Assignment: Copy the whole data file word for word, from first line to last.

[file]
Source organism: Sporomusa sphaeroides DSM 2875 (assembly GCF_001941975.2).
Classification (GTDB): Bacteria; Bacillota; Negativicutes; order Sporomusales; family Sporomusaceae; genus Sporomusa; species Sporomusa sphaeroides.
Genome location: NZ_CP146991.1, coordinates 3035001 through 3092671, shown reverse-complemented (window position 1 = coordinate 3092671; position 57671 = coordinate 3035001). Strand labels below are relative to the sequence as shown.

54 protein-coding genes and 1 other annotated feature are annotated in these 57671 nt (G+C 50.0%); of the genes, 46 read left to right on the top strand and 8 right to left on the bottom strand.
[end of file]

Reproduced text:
Source organism: Sporomusa sphaeroides DSM 2875 (assembly GCF_001941975.2).
Classification (GTDB): Bacteria; Bacillota; Negativicutes; order Sporomusales; family Sporomusaceae; genus Sporomusa; species Sporomusa sphaeroides.
Genome location: NZ_CP146991.1, coordinates 3035001 through 3092671, shown reverse-complemented (window position 1 = coordinate 3092671; position 57671 = coordinate 3035001). Strand labels below are relative to the sequence as shown.

54 protein-coding genes and 1 other annotated feature are annotated in these 57671 nt (G+C 50.0%); of the genes, 46 read left to right on the top strand and 8 right to left on the bottom strand.